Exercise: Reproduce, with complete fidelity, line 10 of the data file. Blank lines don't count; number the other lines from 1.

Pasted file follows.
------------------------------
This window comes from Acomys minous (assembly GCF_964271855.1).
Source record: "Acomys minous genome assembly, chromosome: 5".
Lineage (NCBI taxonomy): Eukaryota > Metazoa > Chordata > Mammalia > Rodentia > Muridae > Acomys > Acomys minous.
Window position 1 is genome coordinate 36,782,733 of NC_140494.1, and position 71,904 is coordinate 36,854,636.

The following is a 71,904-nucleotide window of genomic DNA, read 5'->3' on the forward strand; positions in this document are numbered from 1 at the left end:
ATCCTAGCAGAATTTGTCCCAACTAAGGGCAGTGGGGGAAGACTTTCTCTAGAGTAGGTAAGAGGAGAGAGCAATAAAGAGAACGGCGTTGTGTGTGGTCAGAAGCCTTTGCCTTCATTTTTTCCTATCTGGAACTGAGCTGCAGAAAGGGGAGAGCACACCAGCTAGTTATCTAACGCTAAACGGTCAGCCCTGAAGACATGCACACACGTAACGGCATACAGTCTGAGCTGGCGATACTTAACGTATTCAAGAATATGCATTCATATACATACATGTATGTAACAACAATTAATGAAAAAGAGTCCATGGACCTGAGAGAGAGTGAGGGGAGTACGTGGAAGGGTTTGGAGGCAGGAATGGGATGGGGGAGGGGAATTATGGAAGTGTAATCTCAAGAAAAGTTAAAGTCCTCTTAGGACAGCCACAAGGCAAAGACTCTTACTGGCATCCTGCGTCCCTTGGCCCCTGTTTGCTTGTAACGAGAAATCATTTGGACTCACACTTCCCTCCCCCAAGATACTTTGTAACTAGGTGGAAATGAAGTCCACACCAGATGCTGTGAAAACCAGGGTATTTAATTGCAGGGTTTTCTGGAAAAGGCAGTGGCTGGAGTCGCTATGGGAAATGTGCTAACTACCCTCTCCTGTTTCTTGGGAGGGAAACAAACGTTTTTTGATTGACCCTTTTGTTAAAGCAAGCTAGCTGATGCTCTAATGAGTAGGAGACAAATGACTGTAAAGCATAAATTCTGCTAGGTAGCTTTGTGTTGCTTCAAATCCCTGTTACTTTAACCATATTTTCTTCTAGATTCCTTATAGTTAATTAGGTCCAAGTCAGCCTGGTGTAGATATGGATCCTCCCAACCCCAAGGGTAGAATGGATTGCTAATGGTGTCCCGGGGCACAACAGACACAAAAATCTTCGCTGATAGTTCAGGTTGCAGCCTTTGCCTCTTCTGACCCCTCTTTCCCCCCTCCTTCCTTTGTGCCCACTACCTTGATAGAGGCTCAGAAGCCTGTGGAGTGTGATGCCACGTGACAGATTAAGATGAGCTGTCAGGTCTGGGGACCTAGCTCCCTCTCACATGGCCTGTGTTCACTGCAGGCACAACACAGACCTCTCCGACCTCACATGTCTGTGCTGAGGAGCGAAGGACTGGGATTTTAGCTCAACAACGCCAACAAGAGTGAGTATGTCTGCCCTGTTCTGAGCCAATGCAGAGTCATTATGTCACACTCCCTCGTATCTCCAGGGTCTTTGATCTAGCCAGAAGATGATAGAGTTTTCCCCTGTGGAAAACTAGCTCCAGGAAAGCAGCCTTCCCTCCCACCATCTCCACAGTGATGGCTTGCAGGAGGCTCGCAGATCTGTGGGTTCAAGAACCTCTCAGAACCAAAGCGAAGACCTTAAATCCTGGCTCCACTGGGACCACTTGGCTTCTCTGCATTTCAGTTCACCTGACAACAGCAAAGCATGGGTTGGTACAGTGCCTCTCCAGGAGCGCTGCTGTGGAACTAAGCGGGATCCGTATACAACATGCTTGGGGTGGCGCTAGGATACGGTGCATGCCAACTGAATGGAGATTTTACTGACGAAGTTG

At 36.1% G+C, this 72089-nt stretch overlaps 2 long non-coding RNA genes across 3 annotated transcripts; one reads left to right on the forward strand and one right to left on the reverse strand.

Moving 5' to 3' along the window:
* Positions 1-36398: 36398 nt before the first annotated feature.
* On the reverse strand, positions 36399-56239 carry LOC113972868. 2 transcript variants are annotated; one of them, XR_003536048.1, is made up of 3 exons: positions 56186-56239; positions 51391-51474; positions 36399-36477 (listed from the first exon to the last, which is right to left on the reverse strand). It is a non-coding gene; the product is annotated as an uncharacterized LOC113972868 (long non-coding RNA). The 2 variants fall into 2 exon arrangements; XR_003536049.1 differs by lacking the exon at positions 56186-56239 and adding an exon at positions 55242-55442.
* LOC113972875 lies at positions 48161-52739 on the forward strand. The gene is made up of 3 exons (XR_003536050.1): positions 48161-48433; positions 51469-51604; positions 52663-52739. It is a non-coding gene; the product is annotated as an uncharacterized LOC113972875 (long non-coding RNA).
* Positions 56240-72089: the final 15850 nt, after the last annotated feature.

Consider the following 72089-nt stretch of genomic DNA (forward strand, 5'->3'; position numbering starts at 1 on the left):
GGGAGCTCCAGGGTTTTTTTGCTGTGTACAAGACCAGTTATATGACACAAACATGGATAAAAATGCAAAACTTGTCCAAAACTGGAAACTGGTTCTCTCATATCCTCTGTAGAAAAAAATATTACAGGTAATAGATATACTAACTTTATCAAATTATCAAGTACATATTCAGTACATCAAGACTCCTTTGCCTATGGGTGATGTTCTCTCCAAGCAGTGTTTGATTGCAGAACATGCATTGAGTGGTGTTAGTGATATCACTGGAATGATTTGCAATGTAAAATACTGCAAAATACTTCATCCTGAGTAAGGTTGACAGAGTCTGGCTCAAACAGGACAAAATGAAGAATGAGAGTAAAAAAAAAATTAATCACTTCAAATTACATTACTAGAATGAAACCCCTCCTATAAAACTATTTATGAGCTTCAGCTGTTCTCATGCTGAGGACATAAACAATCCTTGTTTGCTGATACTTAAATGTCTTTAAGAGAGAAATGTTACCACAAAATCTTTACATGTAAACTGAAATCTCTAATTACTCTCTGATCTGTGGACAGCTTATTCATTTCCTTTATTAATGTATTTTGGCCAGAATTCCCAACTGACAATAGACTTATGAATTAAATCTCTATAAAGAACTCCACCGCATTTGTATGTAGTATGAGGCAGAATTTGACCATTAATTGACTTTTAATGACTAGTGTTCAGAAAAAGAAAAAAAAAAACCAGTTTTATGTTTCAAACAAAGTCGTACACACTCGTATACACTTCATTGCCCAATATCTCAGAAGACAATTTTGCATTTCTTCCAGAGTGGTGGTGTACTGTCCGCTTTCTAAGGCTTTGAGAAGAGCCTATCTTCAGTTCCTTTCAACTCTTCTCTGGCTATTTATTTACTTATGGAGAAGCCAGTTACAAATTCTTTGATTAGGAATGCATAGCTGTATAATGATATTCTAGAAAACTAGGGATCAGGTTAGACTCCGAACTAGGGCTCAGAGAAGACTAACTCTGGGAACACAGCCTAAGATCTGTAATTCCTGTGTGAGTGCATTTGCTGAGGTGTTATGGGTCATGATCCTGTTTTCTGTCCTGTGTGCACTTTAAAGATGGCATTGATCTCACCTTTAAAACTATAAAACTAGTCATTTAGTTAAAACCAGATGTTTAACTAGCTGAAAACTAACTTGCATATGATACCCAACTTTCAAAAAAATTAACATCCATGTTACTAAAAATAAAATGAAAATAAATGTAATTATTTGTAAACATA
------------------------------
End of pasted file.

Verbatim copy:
* On the reverse strand, positions 36399-56239 carry LOC113972868. 2 transcript variants are annotated; one of them, XR_003536048.1, is made up of 3 exons: positions 56186-56239; positions 51391-51474; positions 36399-36477 (listed from the first exon to the last, which is right to left on the reverse strand). It is a non-coding gene; the product is annotated as an uncharacterized LOC113972868 (long non-coding RNA). The 2 variants fall into 2 exon arrangements; XR_003536049.1 differs by lacking the exon at positions 56186-56239 and adding an exon at positions 55242-55442.